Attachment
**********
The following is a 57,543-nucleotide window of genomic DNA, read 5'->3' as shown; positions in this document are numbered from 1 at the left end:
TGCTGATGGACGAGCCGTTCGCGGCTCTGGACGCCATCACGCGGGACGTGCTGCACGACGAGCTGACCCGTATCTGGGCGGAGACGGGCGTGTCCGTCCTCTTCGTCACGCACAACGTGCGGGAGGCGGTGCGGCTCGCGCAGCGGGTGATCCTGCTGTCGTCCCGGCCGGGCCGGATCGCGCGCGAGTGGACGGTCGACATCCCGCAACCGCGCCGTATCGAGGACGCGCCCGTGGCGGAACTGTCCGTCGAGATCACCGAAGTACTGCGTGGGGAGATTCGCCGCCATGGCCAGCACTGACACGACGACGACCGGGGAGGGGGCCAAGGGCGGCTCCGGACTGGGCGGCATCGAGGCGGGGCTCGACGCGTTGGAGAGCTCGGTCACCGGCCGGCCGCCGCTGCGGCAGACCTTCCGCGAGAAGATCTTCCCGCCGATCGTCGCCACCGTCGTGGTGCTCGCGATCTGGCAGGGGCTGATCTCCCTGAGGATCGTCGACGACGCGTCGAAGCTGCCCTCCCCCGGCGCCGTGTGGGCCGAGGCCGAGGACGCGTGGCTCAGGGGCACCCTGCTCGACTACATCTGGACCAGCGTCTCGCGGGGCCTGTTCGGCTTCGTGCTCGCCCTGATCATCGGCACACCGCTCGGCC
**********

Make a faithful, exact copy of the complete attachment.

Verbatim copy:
The following is a 57,543-nucleotide window of genomic DNA, read 5'->3' as shown; positions in this document are numbered from 1 at the left end:
TGCTGATGGACGAGCCGTTCGCGGCTCTGGACGCCATCACGCGGGACGTGCTGCACGACGAGCTGACCCGTATCTGGGCGGAGACGGGCGTGTCCGTCCTCTTCGTCACGCACAACGTGCGGGAGGCGGTGCGGCTCGCGCAGCGGGTGATCCTGCTGTCGTCCCGGCCGGGCCGGATCGCGCGCGAGTGGACGGTCGACATCCCGCAACCGCGCCGTATCGAGGACGCGCCCGTGGCGGAACTGTCCGTCGAGATCACCGAAGTACTGCGTGGGGAGATTCGCCGCCATGGCCAGCACTGACACGACGACGACCGGGGAGGGGGCCAAGGGCGGCTCCGGACTGGGCGGCATCGAGGCGGGGCTCGACGCGTTGGAGAGCTCGGTCACCGGCCGGCCGCCGCTGCGGCAGACCTTCCGCGAGAAGATCTTCCCGCCGATCGTCGCCACCGTCGTGGTGCTCGCGATCTGGCAGGGGCTGATCTCCCTGAGGATCGTCGACGACGCGTCGAAGCTGCCCTCCCCCGGCGCCGTGTGGGCCGAGGCCGAGGACGCGTGGCTCAGGGGCACCCTGCTCGACTACATCTGGACCAGCGTCTCGCGGGGCCTGTTCGGCTTCGTGCTCGCCCTGATCATCGGCACACCGCTCGGCC